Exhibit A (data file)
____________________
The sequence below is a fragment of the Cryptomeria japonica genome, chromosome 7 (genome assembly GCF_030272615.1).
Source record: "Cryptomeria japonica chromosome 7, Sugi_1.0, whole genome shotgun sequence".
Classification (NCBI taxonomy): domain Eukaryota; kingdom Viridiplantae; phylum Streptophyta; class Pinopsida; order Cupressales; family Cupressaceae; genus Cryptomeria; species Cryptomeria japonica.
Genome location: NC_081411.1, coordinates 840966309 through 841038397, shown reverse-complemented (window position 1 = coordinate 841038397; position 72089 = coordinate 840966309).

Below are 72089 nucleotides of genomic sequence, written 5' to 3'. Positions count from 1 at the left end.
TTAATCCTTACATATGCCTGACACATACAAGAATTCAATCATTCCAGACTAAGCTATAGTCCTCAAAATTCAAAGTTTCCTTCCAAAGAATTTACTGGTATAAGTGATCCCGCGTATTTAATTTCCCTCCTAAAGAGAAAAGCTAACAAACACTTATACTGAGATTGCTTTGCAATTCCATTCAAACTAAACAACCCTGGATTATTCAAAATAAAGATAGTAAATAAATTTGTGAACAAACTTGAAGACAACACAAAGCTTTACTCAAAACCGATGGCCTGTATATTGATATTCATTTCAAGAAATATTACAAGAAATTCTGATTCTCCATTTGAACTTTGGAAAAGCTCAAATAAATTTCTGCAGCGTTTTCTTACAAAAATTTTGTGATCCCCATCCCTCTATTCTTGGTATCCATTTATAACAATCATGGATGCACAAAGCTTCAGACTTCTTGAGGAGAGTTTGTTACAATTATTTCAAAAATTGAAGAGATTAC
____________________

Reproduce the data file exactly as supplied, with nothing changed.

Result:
The sequence below is a fragment of the Cryptomeria japonica genome, chromosome 7 (genome assembly GCF_030272615.1).
Source record: "Cryptomeria japonica chromosome 7, Sugi_1.0, whole genome shotgun sequence".
Classification (NCBI taxonomy): domain Eukaryota; kingdom Viridiplantae; phylum Streptophyta; class Pinopsida; order Cupressales; family Cupressaceae; genus Cryptomeria; species Cryptomeria japonica.
Genome location: NC_081411.1, coordinates 840966309 through 841038397, shown reverse-complemented (window position 1 = coordinate 841038397; position 72089 = coordinate 840966309).

Below are 72089 nucleotides of genomic sequence, written 5' to 3'. Positions count from 1 at the left end.
TTAATCCTTACATATGCCTGACACATACAAGAATTCAATCATTCCAGACTAAGCTATAGTCCTCAAAATTCAAAGTTTCCTTCCAAAGAATTTACTGGTATAAGTGATCCCGCGTATTTAATTTCCCTCCTAAAGAGAAAAGCTAACAAACACTTATACTGAGATTGCTTTGCAATTCCATTCAAACTAAACAACCCTGGATTATTCAAAATAAAGATAGTAAATAAATTTGTGAACAAACTTGAAGACAACACAAAGCTTTACTCAAAACCGATGGCCTGTATATTGATATTCATTTCAAGAAATATTACAAGAAATTCTGATTCTCCATTTGAACTTTGGAAAAGCTCAAATAAATTTCTGCAGCGTTTTCTTACAAAAATTTTGTGATCCCCATCCCTCTATTCTTGGTATCCATTTATAACAATCATGGATGCACAAAGCTTCAGACTTCTTGAGGAGAGTTTGTTACAATTATTTCAAAAATTGAAGAGATTAC